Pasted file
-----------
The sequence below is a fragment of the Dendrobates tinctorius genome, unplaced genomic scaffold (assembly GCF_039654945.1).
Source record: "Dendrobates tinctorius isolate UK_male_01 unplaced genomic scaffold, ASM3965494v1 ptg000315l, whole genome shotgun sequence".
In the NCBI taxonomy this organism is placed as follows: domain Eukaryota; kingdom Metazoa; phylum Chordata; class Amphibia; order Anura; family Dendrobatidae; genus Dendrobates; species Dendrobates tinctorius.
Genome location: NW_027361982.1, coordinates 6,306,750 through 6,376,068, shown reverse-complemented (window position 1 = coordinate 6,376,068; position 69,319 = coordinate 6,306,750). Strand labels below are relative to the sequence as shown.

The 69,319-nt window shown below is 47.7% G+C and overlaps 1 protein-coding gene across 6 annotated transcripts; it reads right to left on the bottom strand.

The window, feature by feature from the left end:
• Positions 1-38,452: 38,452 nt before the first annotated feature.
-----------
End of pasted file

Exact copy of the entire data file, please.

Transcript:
The sequence below is a fragment of the Dendrobates tinctorius genome, unplaced genomic scaffold (assembly GCF_039654945.1).
Source record: "Dendrobates tinctorius isolate UK_male_01 unplaced genomic scaffold, ASM3965494v1 ptg000315l, whole genome shotgun sequence".
In the NCBI taxonomy this organism is placed as follows: domain Eukaryota; kingdom Metazoa; phylum Chordata; class Amphibia; order Anura; family Dendrobatidae; genus Dendrobates; species Dendrobates tinctorius.
Genome location: NW_027361982.1, coordinates 6,306,750 through 6,376,068, shown reverse-complemented (window position 1 = coordinate 6,376,068; position 69,319 = coordinate 6,306,750). Strand labels below are relative to the sequence as shown.

The 69,319-nt window shown below is 47.7% G+C and overlaps 1 protein-coding gene across 6 annotated transcripts; it reads right to left on the bottom strand.

The window, feature by feature from the left end:
• Positions 1-38,452: 38,452 nt before the first annotated feature.